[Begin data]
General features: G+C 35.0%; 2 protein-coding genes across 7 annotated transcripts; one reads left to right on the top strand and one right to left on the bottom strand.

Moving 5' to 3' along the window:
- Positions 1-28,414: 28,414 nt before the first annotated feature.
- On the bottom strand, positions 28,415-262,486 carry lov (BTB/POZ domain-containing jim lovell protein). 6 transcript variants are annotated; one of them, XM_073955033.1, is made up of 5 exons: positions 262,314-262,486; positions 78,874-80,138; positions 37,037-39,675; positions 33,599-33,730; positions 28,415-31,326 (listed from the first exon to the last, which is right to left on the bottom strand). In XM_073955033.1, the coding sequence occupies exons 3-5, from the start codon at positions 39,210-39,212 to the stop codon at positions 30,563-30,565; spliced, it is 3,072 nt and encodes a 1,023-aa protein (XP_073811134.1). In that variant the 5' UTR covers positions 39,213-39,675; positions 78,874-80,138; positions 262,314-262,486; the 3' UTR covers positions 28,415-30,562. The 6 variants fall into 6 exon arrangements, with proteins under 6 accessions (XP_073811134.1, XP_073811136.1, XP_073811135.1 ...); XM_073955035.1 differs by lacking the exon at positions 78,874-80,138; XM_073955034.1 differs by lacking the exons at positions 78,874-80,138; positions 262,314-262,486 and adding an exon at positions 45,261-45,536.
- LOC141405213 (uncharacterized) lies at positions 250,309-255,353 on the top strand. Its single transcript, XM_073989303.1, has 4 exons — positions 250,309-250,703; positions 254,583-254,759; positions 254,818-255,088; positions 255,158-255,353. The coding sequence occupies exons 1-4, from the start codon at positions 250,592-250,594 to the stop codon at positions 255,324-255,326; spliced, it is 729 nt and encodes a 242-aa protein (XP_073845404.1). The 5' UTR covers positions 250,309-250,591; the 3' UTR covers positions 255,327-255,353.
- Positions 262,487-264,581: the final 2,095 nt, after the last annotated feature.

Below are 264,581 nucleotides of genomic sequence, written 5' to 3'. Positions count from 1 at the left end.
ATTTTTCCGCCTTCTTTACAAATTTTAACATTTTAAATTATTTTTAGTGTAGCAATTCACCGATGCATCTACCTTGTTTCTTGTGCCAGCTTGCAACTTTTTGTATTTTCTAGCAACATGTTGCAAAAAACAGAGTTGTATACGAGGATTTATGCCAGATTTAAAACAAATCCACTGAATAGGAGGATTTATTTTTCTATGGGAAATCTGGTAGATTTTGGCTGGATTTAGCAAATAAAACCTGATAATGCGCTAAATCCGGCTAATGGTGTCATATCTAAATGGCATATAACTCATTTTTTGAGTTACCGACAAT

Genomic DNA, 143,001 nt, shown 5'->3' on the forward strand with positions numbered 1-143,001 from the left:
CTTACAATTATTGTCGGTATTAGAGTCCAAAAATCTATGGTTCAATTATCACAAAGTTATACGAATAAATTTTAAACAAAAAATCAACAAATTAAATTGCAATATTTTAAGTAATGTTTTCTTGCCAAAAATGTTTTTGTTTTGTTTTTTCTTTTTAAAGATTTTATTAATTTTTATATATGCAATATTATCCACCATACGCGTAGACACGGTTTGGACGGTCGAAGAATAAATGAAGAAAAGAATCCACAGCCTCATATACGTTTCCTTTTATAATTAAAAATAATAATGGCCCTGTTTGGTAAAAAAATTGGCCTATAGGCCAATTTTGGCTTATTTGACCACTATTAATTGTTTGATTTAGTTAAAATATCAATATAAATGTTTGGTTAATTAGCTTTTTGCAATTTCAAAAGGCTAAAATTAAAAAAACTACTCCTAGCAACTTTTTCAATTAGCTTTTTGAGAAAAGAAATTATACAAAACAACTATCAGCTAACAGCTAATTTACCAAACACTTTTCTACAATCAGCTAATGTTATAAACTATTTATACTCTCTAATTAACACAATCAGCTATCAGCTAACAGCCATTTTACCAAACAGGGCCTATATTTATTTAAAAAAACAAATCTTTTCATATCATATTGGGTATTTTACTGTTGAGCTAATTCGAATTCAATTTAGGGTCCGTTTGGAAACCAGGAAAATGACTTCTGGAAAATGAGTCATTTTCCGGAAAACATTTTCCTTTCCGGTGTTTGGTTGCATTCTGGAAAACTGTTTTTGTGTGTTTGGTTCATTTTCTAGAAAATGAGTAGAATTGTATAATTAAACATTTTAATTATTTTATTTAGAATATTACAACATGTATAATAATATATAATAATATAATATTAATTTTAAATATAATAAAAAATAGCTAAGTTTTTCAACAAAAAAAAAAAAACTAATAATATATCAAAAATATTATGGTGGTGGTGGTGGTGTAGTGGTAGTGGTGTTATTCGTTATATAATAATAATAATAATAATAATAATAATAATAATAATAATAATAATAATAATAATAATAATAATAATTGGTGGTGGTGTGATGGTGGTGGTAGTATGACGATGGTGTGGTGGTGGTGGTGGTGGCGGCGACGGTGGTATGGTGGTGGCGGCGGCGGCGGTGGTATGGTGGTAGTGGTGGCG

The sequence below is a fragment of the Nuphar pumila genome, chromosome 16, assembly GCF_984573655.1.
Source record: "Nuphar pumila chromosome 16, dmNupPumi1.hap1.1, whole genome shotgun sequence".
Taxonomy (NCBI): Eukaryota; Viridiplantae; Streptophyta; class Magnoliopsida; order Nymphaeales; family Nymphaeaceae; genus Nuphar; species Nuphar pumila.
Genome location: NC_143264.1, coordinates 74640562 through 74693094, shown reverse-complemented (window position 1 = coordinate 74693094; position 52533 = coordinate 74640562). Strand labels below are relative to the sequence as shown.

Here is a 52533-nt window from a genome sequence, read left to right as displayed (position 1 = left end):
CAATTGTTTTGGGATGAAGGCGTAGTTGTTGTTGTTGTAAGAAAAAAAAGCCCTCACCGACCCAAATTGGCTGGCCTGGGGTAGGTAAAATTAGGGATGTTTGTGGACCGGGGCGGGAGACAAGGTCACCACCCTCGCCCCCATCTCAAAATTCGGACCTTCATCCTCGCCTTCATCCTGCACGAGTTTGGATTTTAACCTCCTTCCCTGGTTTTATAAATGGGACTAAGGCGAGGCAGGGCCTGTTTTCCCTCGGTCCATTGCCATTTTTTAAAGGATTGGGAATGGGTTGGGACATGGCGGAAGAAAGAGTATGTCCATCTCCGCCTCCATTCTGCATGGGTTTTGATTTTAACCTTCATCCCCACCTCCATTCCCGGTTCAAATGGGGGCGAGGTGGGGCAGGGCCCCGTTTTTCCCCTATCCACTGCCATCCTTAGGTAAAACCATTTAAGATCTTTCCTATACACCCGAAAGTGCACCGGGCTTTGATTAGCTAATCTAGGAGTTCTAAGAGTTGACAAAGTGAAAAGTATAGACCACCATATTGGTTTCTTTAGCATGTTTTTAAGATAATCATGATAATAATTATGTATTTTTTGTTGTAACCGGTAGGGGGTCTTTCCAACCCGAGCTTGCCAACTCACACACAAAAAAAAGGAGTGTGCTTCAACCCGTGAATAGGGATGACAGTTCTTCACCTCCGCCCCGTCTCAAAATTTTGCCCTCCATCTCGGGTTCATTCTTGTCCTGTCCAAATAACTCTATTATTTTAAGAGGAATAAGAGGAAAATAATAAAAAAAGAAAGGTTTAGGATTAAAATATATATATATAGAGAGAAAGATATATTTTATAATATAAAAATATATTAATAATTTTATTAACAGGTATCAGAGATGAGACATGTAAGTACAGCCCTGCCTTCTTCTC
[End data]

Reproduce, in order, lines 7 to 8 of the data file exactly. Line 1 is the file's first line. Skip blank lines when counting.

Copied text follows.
Below are 264,581 nucleotides of genomic sequence, written 5' to 3'. Positions count from 1 at the left end.
ATTTTTCCGCCTTCTTTACAAATTTTAACATTTTAAATTATTTTTAGTGTAGCAATTCACCGATGCATCTACCTTGTTTCTTGTGCCAGCTTGCAACTTTTTGTATTTTCTAGCAACATGTTGCAAAAAACAGAGTTGTATACGAGGATTTATGCCAGATTTAAAACAAATCCACTGAATAGGAGGATTTATTTTTCTATGGGAAATCTGGTAGATTTTGGCTGGATTTAGCAAATAAAACCTGATAATGCGCTAAATCCGGCTAATGGTGTCATATCTAAATGGCATATAACTCATTTTTTGAGTTACCGACAAT